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Top 10 Interior Decorating Mistakes and How to Avoid Them

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Chazz is an Interior Decorator/Consultant/Retailer, amateur photographer, cook, gardener, handyman, currently restoring an 1880 Victorian.


How to Transform Inferior Decorating: Identifying and Correcting Decorating Mistakes

You don't have to be a professional interior decorator to understand and apply some basic principles of interior design that will help you create a comfortable and functional home with style.

We've assembled a list of tips that tell you how to avoid (or correct) ten of the most common home decorating mistakes.

This article is not about creating the perfect magazine-worthy home décor or intimidating you with designer jargon and time (and/or money) consuming tasks.

Our aim is simply to present easy DIY decorating fixes with the basic information needed to implement them.


1. Up Against the Wall. . . Not!

2. Picture this: Getting the Hang of It

3. Become a Groupie

4. That's Odd! Off-center is On-target

5. Think Big -- Bigger IS Better!

6. Of(f) Color: Avoid White Blight

7. Lighten Up in 3 Easy Steps

8. What's the (focal) Point?

9. Stifle those Yawns - Monotony is Boring and Tiresome

10. Flying Carpets belong in Fairy Tails

Whether you want to rearrange furniture in your living room, update your bedroom décor, create a guest room, shop for a dining room chandelier, or are downsizing or starting from scratch with your first studio apartment, these tips will help you make the choices that are right for you and your lifestyle.

Throughout this article, you will also find links to other pages that explore some of these topics in greater depth from coordinating fabrics to choosing colors, hanging pictures, and more.

We hope the tips included here will give you the confidence to decorate and accessorize your home to create a welcoming, comfortable place without worrying about making mistakes or wasting time or money -- and one that reflects your unique personality and style.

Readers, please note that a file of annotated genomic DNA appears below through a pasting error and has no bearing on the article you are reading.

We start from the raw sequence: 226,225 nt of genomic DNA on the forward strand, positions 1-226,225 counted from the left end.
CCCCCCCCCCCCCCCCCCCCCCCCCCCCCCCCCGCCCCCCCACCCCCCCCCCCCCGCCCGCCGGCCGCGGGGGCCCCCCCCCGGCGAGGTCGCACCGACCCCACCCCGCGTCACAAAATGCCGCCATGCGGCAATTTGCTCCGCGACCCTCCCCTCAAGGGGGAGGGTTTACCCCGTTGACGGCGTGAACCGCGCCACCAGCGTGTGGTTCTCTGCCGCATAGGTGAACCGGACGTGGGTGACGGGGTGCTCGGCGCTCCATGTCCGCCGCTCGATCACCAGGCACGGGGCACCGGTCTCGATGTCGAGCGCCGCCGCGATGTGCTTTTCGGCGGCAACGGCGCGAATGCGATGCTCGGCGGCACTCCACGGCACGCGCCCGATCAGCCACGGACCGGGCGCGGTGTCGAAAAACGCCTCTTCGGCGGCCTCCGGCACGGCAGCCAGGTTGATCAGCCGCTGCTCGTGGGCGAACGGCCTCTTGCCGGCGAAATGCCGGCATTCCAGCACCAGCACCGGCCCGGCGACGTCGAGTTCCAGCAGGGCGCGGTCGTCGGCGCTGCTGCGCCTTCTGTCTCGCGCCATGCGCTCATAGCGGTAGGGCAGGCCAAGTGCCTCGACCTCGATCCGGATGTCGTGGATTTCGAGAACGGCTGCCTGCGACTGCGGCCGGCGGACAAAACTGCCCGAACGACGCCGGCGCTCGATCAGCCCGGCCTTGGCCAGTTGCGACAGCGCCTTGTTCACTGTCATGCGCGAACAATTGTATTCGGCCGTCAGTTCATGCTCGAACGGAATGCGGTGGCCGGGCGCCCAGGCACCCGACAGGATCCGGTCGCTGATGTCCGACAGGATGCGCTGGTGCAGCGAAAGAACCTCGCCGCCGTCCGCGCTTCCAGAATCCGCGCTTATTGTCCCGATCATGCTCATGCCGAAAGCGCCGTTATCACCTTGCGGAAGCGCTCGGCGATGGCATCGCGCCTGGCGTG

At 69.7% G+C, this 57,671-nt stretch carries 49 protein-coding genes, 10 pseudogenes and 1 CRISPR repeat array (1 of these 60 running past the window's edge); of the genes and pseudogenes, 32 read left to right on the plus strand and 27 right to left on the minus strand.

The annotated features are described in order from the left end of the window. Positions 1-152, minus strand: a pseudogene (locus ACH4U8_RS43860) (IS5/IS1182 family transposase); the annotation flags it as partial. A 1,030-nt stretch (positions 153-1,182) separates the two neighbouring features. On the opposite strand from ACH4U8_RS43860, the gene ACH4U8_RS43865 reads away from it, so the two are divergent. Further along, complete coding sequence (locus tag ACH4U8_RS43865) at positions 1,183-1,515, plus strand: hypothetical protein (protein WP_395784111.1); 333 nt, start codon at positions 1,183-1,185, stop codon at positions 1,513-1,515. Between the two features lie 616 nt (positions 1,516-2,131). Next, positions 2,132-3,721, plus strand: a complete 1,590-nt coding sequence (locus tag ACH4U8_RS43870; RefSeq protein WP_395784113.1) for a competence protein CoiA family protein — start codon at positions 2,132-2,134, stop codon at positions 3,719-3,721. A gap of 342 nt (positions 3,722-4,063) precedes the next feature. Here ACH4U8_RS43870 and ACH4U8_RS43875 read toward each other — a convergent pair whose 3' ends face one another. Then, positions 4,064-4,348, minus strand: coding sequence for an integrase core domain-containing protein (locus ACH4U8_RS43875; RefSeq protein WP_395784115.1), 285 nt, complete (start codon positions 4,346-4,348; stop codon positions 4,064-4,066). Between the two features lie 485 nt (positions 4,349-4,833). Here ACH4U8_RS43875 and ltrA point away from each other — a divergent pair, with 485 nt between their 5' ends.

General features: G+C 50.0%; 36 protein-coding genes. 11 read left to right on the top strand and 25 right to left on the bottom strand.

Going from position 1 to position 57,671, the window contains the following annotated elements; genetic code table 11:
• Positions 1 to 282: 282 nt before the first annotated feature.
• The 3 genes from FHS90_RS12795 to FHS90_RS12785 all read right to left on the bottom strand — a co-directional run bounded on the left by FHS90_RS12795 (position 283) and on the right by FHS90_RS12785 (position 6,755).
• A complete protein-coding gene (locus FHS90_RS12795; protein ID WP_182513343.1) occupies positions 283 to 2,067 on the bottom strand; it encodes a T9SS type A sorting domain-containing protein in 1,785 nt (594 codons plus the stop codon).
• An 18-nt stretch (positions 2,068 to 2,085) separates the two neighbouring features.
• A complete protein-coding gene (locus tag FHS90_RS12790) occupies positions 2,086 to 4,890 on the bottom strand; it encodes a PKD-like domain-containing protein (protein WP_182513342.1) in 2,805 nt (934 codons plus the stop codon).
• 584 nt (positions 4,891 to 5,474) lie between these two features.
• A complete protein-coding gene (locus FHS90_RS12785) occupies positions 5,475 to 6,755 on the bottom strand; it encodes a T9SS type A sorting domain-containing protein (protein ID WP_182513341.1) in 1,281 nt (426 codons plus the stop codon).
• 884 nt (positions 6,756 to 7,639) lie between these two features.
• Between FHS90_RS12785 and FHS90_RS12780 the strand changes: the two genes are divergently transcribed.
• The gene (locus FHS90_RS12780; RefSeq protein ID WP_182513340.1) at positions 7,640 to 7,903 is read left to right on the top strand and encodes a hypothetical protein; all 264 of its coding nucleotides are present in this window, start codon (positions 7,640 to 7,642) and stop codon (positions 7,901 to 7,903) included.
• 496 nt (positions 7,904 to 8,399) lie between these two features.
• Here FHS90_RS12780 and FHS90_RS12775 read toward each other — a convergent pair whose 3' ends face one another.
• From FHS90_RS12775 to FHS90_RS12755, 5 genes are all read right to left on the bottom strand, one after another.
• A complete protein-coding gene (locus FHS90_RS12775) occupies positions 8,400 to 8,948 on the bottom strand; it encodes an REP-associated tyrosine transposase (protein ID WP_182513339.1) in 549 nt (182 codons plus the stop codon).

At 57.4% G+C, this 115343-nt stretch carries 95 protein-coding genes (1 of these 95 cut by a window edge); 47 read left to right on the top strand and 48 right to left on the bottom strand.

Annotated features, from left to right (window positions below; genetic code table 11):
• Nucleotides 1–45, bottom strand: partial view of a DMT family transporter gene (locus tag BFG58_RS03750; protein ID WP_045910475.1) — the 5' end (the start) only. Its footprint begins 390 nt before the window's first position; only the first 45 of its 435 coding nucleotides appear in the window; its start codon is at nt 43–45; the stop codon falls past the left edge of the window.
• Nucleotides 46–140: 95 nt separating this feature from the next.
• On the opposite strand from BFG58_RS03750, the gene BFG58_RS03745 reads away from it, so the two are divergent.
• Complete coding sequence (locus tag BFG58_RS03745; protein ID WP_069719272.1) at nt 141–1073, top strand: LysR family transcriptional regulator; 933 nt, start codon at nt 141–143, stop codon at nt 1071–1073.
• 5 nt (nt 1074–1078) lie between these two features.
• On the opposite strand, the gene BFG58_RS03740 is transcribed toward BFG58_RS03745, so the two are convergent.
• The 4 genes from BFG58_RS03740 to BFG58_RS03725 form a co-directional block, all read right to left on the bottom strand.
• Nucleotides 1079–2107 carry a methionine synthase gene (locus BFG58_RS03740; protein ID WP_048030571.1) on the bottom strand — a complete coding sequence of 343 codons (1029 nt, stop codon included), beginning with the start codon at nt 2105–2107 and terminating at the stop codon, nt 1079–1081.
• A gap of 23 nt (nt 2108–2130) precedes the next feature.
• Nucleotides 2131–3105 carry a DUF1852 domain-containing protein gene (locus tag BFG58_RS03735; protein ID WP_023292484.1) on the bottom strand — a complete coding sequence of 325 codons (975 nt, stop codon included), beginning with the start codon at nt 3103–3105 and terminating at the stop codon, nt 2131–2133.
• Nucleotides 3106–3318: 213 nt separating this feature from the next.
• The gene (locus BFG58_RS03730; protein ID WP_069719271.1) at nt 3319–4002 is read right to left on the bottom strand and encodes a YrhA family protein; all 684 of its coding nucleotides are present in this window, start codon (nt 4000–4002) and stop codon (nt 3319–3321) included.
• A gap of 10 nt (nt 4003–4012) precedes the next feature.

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If you have heavy furniture or haven't purchased any yet, it helps to measure the room and its features first. Then draw the dimensions (graph paper makes it easier), translating the measurements into a scale.

For example, using a scale of 1 inch on paper = 1 foot of space, a room that is 8 feet by 10 feet will be drawn as 8 inches by 10 inches; if you use a scale of 1/2 inch = 1 foot, an 8 foot by 12 foot room would be 4 inches by 6 inches on the paper. In the first case, feet simply are translated into inches on a 1:1 basis. In the second case, you divide each dimension by two. Thus, a 13 foot x 14 foot room, on a scale of 1 foot = 1/2 inch, would measure 6.5 inches x 7 inches in your drawing, and so on.

It is also important to make sure that you note the location and size of doors, windows, hearths, or other features you will need to consider in deciding on furniture placement.

Helpful Inexpensive Alternative to DIY Floorplans: Low-Tech Quick Floor Plan Kit

Make a few photo copies once you've done that. Then measure the "footprint" of each piece of furniture (the length and width or amount of space it takes up on the floor).

If you haven't purchased the furniture yet, use standard measurements or find pieces you like and use those dimensions to see if it will work in your home before you buy it. Cut pieces of paper to the same scale as the room dimensions and label each piece of paper.

You can then move the cut-outs around on paper until you find an arrangement that works with the space, purpose, traffic, and size. Tape them in place or use a dab from a glue stick to secure them to the paper.

By using the photocopies, you can easily create multiple arrangements on different pages and compare them to get an idea of how each works before you move the furniture. If you can't visualize it accurately from the drawings, you can use software that will create a three dimensional model for you to see or you can use the cardboard box method outlined in the next section.


1. Up Against the Wall. . . Not!